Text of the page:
First State Manufacturing President David Hitchens has asked city officials to consider swapping land with the company, a move he says would allow his business to keep growing, without using a swatch of land that currently bisects the Milford Little League fields
An anticipated expansion of First State Manufacturing in Milford could result in less land for the Milford Little League.
But company president and chief operating officer David Hitchens says he has an idea that he believes will benefit both sides.
Hitchens has asked city officials to consider swapping land with the company, a move he says would allow his business to keep growing, without using a swatch of land that currently bisects the Milford Little League fields
“We’re going to run out of space here in the next 12 months,” Hitchens said of the company’s facility on Southeast Fourth Street. “If the city says no, I have to evaluate building here. That’s my last option.”
First State Manufacturing (FSM) owns the roughly 1.85-acre lot behind its facility that the Milford Little League has been using since the early 1970s as parking areas, a field, a batting cage and a portion of bleachers, according to Milford Little League President Bill Bullock.
“The main concern would be if somehow, if it ever happened, if [FSM] used [the lot] for building or whatever, it would cut us in half,” Bullock said. “That would be a catastrophe.”
Because Milford Little League does not own any additional land FSM could use, Hitchens is asking the city to take the lot in exchange for an estimated 2.2-acre corner lot in Independence Commons on Airport Road.
Hitchens said the deal would provide adequate space for FSM’s corporate offices, while allowing the city to take ownership of land that poses a liability for his company.
Hitchens said the company attorneys and bank officials have warned the company that it could be open to lawsuits stemming from the Little League’s use of the land.
Hitchens said the idea for the proposal came up in January, when the company identified new contracts that will require additional production space.
FSM’s recently-established contracts with Air Mobility Command, ILC and Amtrak Seating will require more manufacturing space, as well as additional employees, he said.
Currently, FSM employs 72 people, but Hitchens said the company expects to grow to more than 100 employees by 2015.
The location on Southeast Fourth Street has 35,000-square-foot currently dedicated to manufacturing, with an additional 35,000-square-foot area under construction. If all of the administrative offices are converted to production areas, Hitchens said an additional 10,000 to 15,000-square-feet of production space would be created, but the company would still have to expand to create room to house those administrative employees.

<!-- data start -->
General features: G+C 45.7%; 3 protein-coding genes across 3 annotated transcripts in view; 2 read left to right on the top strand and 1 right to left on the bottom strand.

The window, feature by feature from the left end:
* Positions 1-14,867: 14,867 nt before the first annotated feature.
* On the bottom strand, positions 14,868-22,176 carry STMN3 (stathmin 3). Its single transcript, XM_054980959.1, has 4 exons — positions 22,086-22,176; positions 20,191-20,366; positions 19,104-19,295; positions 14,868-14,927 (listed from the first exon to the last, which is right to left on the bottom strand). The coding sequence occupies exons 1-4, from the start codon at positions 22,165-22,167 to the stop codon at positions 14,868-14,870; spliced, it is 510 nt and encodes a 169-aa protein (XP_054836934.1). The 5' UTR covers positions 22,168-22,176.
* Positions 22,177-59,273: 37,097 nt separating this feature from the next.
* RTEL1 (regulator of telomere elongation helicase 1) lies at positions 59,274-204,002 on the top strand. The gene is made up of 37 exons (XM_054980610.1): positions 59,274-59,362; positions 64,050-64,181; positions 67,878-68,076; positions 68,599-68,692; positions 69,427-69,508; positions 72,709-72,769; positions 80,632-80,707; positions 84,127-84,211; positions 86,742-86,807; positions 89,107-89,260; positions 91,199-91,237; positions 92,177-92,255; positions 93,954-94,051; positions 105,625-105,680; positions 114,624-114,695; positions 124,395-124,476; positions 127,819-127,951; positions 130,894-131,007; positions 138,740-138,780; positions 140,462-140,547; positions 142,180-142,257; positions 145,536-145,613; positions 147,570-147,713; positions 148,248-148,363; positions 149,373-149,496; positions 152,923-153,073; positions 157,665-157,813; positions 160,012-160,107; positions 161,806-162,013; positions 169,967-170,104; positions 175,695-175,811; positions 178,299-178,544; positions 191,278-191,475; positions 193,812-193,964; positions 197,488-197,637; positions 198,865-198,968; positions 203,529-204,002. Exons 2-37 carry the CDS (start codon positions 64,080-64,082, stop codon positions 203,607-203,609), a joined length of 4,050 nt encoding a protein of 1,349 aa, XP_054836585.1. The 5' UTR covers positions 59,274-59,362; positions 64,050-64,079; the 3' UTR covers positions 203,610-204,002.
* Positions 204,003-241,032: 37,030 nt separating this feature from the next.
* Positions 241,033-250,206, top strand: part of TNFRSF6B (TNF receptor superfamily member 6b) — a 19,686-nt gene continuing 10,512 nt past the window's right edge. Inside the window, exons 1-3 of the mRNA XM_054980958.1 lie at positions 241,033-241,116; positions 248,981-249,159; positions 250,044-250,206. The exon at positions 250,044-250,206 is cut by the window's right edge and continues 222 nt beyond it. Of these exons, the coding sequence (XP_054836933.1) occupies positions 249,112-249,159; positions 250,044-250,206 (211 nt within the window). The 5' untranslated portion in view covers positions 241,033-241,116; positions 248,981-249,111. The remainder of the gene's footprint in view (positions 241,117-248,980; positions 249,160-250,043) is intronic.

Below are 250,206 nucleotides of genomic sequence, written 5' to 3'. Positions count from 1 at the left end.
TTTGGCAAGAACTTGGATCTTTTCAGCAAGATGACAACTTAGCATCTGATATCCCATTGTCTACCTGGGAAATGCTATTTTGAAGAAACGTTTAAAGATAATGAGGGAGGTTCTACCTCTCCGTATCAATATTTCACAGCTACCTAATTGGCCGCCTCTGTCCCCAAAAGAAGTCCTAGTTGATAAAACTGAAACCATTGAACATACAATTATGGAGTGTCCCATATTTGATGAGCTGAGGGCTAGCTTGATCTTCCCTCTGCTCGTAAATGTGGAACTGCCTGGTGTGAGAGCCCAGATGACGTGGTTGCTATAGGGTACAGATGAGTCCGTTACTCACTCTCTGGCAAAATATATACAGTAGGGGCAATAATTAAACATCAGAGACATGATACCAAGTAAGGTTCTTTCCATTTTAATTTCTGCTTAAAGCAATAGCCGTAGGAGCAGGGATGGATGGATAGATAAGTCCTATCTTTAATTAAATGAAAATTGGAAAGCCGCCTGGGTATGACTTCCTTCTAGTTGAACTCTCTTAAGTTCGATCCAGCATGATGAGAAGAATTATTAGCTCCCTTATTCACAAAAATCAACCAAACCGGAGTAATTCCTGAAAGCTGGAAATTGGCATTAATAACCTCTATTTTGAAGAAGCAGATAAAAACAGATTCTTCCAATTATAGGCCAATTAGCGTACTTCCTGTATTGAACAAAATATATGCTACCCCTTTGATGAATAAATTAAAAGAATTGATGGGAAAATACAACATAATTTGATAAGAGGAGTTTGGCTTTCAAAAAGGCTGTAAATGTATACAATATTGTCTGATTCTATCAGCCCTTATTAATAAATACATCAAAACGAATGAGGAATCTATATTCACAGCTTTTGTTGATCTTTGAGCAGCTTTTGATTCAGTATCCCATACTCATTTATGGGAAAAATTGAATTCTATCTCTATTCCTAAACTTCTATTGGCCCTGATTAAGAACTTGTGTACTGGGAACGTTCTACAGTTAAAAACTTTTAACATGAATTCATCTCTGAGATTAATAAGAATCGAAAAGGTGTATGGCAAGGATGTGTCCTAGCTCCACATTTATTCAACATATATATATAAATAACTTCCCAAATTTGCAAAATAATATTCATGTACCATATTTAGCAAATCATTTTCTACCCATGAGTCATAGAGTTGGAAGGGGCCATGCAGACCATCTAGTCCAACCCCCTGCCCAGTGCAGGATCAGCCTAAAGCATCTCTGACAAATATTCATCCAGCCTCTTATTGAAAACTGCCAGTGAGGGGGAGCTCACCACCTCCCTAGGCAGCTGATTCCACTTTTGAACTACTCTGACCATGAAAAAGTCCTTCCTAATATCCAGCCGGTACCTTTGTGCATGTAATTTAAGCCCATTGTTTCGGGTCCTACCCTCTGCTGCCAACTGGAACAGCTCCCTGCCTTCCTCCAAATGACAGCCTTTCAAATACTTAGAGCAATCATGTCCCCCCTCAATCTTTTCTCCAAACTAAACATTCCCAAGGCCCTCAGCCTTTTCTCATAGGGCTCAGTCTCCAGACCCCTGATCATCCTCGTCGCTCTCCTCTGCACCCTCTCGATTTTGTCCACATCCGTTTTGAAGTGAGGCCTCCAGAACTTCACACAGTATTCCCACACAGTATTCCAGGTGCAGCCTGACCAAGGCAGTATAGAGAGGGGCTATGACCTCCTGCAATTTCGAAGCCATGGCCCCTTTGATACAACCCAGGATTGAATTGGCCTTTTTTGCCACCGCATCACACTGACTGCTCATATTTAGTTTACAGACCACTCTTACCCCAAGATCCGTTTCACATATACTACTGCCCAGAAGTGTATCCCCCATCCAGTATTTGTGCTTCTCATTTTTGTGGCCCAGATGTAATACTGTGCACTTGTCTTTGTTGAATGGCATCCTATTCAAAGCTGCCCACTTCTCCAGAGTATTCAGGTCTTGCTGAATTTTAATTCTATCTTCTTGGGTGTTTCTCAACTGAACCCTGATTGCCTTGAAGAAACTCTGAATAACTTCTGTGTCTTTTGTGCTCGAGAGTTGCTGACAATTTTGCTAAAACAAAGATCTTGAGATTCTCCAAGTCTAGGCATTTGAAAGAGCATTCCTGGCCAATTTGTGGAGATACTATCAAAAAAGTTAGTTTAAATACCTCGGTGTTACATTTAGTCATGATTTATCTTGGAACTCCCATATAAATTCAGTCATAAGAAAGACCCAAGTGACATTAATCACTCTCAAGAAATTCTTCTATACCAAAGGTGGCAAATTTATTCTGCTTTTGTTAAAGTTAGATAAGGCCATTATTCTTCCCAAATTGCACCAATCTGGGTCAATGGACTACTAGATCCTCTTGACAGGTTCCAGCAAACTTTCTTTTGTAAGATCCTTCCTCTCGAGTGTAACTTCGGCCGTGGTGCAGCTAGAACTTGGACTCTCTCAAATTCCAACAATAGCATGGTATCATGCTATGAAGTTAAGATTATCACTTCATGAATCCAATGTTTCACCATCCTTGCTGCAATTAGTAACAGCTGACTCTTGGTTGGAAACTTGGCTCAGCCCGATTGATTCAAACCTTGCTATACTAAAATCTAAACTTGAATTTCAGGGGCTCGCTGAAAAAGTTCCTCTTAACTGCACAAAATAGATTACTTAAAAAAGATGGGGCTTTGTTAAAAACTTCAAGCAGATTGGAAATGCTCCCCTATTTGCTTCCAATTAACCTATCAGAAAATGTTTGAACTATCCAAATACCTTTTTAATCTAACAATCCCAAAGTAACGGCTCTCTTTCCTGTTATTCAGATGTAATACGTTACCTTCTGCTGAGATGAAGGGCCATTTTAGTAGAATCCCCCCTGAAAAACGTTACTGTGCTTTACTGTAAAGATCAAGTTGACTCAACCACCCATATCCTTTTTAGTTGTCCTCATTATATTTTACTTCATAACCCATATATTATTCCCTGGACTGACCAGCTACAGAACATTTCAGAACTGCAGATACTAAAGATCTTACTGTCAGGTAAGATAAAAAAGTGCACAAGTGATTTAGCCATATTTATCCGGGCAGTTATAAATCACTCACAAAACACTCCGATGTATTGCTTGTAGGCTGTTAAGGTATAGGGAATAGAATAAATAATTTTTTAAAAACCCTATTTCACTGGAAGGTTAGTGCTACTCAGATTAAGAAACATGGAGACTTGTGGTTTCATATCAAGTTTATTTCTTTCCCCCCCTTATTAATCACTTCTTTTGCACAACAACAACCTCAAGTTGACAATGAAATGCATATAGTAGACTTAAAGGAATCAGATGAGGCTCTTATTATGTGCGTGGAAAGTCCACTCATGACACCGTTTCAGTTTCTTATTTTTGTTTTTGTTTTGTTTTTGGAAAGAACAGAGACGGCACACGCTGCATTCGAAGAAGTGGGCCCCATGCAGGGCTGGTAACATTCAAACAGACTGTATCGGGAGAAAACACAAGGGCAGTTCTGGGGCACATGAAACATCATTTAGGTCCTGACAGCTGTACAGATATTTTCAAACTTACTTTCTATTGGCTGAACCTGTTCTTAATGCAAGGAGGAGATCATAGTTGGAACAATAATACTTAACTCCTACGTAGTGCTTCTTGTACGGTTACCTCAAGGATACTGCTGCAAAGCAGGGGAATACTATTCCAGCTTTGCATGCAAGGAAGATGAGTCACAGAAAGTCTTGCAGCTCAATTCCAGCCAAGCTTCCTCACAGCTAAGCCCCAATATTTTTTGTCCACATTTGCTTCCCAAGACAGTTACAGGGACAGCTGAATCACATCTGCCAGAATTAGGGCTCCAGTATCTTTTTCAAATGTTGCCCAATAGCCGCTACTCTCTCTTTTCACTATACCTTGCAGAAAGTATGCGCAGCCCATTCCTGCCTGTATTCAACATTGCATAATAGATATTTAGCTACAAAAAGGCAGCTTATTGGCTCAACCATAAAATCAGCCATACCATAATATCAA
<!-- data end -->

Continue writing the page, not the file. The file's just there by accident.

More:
However, City Council members want to see exact surveys and assessments for both pieces of property before moving forward. City Manager Richard Carmean said the lots in Independence Commons are currently priced at $125,000 per acre. No figures were available for the land used by the Little League.
Bullock and Carmean also questioned whether FSM has a right to use the property that’s been under the Little League’s control for four decades.
Bullock said he believes that the Sussex Company, which previously occupied FSM’s current location, added a perpetual land use agreement in its deed prior to selling the property to FSM that ceded the land to the Little League.
However, Bullock and Carmean said that they do not have access to any paperwork that would support that claim.
Hitchens said he has never heard of any perpetual land use agreement. During a presentation to city council on July 14, he said there was a license agreement between FSM and Milford Little League that was executed in 2010, on behalf of the city, which allows them to use the property, but although he could not provide any specifics regarding the agreement.
Regardless of the stipulations made in previous deed documents, Hitchens said he is moving forward with city council’s recommendation to secure the surveys and assessments for both pieces of property.
He said he expects the lands to be surveyed next week, followed by appraisals on both lots and a comparison of values. He added that it is unlikely any additional information would be presented to city council until September.
Carmean said he expects the property values to be similar, but that the 1.85-acre lot used by the Little League is more important to the organization than a market-based dollar value.
“If anyone ever utilized [that lot] and kicked the Little League off the land, it’d be a whole mess,” he said. “The benefit would be to get their headquarters and administrative offices away from production and into a business park. That’s positive and would create more jobs. If there is a perpetual use agreement with the Little League and that property, then everything will have to be looked at in a different light.”